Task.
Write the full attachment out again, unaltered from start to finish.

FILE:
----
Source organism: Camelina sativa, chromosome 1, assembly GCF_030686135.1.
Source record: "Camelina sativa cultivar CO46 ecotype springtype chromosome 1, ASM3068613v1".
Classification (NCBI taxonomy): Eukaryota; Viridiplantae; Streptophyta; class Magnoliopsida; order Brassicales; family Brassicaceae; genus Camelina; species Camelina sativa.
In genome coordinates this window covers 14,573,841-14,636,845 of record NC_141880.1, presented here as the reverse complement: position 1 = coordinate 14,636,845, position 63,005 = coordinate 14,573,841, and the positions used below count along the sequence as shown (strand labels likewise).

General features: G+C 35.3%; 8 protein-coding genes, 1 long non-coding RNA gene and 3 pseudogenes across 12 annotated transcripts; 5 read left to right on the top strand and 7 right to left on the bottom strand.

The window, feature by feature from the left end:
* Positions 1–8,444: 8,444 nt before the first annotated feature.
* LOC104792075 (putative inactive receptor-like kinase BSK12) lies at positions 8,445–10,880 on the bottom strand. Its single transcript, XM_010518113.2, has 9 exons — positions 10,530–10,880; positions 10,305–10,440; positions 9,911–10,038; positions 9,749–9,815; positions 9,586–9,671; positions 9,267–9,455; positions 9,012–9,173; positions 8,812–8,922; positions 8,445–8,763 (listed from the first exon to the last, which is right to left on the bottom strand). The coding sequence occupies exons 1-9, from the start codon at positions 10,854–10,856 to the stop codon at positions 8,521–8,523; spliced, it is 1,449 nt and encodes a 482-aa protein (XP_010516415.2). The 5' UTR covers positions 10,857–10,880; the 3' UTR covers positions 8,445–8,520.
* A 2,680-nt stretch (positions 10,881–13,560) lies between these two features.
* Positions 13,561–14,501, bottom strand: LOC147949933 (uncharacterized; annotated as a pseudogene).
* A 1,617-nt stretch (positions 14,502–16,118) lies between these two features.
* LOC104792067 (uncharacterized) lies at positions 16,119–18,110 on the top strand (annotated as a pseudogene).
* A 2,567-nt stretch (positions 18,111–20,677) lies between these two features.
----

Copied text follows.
Source organism: Camelina sativa, chromosome 1, assembly GCF_030686135.1.
Source record: "Camelina sativa cultivar CO46 ecotype springtype chromosome 1, ASM3068613v1".
Classification (NCBI taxonomy): Eukaryota; Viridiplantae; Streptophyta; class Magnoliopsida; order Brassicales; family Brassicaceae; genus Camelina; species Camelina sativa.
In genome coordinates this window covers 14,573,841-14,636,845 of record NC_141880.1, presented here as the reverse complement: position 1 = coordinate 14,636,845, position 63,005 = coordinate 14,573,841, and the positions used below count along the sequence as shown (strand labels likewise).

General features: G+C 35.3%; 8 protein-coding genes, 1 long non-coding RNA gene and 3 pseudogenes across 12 annotated transcripts; 5 read left to right on the top strand and 7 right to left on the bottom strand.

The window, feature by feature from the left end:
* Positions 1–8,444: 8,444 nt before the first annotated feature.
* LOC104792075 (putative inactive receptor-like kinase BSK12) lies at positions 8,445–10,880 on the bottom strand. Its single transcript, XM_010518113.2, has 9 exons — positions 10,530–10,880; positions 10,305–10,440; positions 9,911–10,038; positions 9,749–9,815; positions 9,586–9,671; positions 9,267–9,455; positions 9,012–9,173; positions 8,812–8,922; positions 8,445–8,763 (listed from the first exon to the last, which is right to left on the bottom strand). The coding sequence occupies exons 1-9, from the start codon at positions 10,854–10,856 to the stop codon at positions 8,521–8,523; spliced, it is 1,449 nt and encodes a 482-aa protein (XP_010516415.2). The 5' UTR covers positions 10,857–10,880; the 3' UTR covers positions 8,445–8,520.
* A 2,680-nt stretch (positions 10,881–13,560) lies between these two features.
* Positions 13,561–14,501, bottom strand: LOC147949933 (uncharacterized; annotated as a pseudogene).
* A 1,617-nt stretch (positions 14,502–16,118) lies between these two features.
* LOC104792067 (uncharacterized) lies at positions 16,119–18,110 on the top strand (annotated as a pseudogene).
* A 2,567-nt stretch (positions 18,111–20,677) lies between these two features.